5. Is the deadline for to use Country Definitves January 31st as well ?? The Royal Mail should have updated the leaflet they recently sent out to (I assume) every household in the Country to show/mention Country Definitives as well.

  6. JJ says:

    The real reason why Royal Mail is doing this is probably to prevent stamps from being reused. I’m sure we’re all guilty of seeing an unfranked (not cancelled/marked) stamp, cutting it out or peeling it off and reapplying it using pritt-stick to another postal item. So one-use, traceable stamps like these are probably very long overdue. If it lends to a more reliable, trackable service in the future I’m all for it. And with less lost revenue hopefully it means less strikes too(?)

    Appreciate the article but one thing you didn’t mention is that the self-adhesive types of stamps must be on their original backing paper or book if you intend to send them back to Royal Mail to exchange them for the new stamps.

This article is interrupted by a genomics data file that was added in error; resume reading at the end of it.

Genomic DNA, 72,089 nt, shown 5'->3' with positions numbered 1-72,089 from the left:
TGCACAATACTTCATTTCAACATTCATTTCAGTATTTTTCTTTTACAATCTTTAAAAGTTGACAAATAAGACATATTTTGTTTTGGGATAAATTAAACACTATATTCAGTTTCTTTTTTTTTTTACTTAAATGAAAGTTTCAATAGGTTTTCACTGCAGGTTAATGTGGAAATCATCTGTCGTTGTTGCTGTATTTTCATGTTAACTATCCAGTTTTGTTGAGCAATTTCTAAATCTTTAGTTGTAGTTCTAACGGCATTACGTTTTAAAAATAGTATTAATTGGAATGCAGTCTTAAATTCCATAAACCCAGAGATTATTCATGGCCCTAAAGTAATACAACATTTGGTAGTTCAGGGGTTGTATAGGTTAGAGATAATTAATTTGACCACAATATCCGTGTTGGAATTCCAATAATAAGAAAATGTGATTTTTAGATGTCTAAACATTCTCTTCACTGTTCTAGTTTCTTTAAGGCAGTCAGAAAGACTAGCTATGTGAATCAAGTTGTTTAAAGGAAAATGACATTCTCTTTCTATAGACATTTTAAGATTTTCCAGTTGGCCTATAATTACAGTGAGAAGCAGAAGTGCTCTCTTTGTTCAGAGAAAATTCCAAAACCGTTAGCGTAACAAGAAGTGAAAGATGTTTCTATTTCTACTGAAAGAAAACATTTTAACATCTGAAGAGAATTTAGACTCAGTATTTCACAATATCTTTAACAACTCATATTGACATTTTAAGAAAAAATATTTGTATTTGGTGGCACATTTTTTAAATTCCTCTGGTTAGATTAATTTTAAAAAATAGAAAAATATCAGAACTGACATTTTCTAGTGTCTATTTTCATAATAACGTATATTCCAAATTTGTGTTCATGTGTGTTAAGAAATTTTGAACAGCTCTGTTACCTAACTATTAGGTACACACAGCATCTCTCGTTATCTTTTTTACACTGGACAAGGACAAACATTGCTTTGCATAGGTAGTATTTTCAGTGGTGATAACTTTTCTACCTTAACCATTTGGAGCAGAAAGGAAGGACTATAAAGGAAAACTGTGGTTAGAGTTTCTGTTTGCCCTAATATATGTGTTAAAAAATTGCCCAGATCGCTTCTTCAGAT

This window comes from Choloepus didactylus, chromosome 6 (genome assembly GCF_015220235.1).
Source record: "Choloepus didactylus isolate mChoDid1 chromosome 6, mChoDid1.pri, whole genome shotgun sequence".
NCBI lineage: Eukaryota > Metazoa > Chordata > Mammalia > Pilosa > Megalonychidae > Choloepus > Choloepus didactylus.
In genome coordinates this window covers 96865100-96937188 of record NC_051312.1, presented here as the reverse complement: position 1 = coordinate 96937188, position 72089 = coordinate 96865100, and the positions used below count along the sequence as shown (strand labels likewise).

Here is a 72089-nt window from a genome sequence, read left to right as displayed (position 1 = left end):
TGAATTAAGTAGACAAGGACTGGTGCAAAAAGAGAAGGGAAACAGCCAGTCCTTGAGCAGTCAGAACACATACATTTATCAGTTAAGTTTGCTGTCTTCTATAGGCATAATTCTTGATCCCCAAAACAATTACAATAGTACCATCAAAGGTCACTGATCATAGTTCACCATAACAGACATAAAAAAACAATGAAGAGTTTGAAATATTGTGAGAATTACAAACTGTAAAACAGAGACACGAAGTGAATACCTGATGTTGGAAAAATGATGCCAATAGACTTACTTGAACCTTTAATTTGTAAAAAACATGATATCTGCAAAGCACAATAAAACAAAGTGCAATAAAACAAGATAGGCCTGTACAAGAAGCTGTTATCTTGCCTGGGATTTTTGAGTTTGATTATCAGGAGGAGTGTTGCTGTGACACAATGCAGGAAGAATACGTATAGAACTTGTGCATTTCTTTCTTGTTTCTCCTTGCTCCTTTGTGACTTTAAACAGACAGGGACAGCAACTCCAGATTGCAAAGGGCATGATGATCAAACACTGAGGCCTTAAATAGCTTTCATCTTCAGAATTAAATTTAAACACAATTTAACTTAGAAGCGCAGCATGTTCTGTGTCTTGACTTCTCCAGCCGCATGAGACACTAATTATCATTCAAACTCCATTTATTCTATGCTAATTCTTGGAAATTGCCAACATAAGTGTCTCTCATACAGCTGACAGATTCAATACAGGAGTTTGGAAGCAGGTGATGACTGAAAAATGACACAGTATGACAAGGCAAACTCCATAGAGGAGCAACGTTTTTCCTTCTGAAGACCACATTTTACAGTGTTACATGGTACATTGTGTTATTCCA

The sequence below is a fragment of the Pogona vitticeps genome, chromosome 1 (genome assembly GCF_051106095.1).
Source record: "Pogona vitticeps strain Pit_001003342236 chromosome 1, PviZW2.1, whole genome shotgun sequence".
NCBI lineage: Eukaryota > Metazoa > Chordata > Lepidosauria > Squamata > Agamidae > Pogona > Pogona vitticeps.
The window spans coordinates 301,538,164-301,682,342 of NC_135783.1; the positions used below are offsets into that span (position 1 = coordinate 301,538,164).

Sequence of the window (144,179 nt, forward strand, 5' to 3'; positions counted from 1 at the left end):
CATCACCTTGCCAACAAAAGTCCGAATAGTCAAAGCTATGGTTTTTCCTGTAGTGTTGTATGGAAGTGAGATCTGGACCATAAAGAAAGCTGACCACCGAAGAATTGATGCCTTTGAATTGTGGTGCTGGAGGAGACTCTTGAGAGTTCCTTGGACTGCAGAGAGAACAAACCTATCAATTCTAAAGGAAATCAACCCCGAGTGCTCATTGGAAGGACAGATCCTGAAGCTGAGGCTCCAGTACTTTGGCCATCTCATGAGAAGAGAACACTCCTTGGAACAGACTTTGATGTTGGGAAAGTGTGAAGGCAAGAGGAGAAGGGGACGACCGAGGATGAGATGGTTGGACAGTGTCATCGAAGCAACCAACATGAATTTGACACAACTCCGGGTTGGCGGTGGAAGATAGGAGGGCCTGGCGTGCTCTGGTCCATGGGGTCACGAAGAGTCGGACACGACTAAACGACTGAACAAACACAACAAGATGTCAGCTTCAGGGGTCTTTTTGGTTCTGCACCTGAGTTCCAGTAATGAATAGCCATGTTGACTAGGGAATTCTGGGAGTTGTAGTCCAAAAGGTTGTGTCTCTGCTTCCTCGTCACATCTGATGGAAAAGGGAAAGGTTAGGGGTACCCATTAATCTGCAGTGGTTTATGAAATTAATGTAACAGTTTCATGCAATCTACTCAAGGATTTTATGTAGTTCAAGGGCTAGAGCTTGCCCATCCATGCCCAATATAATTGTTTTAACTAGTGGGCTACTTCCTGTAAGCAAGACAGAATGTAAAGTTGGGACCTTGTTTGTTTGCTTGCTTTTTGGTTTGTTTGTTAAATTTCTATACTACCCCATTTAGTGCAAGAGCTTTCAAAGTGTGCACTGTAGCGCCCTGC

I imagine the bulk of stamps in circulation today are the self-adhesive types of stamps. Hence this requirement is probably there to prevent people from sending in their used but unfranked self-adhesive stamps.

    • Di says:

      Thanks JJ! I’ve added in the reminder about the self adhesive stamps being on their original sheet or book.

  7. Daphne Monk says:

    Thanks for this post Di, I wanted to get the news out there, I actually got told by my local Spar shop/Post office, that the postcard I had given them to be put in the post, was no longer valid, I assured her it was, but could tell she did not believe me.
    I went in the next day with proof from the Post office web Site, so at least they now know.
    But worry about people throwing them away, if they are told the same.
    Keep up your good work